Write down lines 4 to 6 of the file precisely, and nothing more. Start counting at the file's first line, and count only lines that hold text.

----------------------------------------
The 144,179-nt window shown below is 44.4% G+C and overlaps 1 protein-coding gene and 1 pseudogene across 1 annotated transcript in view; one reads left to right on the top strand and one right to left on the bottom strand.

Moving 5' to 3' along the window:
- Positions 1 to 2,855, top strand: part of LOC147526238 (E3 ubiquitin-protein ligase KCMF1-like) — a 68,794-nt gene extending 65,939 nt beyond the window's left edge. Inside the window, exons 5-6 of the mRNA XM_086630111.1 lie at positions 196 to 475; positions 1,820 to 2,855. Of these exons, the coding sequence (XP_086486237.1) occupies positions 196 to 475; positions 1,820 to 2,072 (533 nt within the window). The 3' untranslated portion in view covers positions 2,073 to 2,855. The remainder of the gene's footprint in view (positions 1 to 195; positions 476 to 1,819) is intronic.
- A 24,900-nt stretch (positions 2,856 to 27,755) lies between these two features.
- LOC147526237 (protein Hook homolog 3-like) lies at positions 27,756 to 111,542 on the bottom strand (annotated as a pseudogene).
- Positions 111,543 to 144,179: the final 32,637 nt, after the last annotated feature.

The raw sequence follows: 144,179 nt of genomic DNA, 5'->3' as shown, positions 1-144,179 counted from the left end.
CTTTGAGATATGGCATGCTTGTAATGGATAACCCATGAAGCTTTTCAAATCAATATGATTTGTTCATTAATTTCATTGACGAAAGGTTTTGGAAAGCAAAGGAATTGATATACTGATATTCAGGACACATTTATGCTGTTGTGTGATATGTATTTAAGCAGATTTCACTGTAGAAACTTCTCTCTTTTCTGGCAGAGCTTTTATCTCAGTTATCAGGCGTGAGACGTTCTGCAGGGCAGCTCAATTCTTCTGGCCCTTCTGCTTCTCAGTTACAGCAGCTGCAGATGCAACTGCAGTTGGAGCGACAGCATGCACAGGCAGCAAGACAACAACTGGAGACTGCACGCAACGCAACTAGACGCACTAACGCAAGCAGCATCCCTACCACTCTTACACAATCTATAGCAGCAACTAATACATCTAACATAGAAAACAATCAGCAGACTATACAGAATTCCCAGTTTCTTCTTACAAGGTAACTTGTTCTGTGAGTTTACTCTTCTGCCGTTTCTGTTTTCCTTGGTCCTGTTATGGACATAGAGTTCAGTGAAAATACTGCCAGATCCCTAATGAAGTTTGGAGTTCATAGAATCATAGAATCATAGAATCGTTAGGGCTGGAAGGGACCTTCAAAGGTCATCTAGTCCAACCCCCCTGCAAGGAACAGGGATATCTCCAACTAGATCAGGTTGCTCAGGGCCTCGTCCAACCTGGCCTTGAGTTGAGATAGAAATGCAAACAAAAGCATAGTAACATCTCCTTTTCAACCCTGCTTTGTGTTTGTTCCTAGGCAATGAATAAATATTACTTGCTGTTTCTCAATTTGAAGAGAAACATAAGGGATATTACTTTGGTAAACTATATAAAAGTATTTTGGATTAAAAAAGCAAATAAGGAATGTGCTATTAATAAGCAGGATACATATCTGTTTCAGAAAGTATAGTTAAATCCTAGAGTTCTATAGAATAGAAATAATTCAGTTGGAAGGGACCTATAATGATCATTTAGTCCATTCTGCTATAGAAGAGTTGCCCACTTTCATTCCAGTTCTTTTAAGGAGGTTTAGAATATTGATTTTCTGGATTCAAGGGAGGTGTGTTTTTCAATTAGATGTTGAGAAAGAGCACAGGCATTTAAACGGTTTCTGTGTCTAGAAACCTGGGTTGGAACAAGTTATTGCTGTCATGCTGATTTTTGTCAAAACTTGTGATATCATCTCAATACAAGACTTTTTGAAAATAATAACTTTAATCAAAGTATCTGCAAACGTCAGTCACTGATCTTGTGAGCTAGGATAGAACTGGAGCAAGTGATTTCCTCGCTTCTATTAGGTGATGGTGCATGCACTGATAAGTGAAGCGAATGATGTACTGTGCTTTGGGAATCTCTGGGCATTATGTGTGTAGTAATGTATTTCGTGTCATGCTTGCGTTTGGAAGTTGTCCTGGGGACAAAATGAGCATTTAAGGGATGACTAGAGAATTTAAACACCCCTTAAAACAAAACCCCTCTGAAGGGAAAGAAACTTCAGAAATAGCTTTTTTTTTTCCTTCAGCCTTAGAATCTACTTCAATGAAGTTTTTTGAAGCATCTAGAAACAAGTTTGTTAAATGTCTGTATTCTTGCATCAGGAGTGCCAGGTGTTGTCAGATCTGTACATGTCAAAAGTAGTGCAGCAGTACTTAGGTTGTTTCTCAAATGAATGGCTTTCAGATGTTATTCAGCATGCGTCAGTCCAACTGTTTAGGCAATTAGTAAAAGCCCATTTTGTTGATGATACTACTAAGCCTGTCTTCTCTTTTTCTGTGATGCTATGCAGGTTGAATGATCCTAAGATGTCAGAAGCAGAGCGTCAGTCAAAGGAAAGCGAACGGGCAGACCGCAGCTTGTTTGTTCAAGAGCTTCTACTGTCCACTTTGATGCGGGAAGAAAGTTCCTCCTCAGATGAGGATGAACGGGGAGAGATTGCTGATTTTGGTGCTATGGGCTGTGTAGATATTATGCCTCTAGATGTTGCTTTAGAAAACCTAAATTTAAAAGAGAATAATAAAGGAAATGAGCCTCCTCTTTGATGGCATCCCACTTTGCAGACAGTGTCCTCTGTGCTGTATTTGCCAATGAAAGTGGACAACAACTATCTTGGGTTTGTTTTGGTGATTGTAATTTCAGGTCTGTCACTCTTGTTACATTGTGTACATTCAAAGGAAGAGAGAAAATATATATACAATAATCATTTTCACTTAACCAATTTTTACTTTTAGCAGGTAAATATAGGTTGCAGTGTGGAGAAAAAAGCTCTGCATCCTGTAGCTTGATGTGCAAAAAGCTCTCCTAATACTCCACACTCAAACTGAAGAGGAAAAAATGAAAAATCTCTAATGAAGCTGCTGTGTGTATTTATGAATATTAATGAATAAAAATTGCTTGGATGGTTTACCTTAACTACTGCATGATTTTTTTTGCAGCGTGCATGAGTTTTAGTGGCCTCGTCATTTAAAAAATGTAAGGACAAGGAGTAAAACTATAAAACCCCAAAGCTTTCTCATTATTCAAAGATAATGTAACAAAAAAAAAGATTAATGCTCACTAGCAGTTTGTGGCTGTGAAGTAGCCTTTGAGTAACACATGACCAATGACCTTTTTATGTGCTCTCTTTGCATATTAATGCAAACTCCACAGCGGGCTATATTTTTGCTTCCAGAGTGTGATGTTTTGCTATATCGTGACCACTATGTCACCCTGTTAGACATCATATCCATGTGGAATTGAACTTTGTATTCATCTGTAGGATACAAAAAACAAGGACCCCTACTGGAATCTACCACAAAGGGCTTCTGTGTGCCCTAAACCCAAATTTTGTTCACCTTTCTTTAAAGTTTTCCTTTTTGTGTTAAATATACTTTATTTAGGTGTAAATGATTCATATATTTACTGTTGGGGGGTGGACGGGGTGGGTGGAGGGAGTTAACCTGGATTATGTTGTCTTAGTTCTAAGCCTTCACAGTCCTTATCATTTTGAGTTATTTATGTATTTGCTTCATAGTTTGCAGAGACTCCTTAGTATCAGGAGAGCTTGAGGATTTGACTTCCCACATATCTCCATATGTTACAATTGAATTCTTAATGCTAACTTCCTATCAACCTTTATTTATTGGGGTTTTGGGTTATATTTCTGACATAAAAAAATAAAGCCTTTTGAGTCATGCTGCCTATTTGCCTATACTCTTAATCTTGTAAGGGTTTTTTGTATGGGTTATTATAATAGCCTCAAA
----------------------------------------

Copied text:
- A 24,900-nt stretch (positions 2,856 to 27,755) lies between these two features.
- LOC147526237 (protein Hook homolog 3-like) lies at positions 27,756 to 111,542 on the bottom strand (annotated as a pseudogene).
- Positions 111,543 to 144,179: the final 32,637 nt, after the last annotated feature.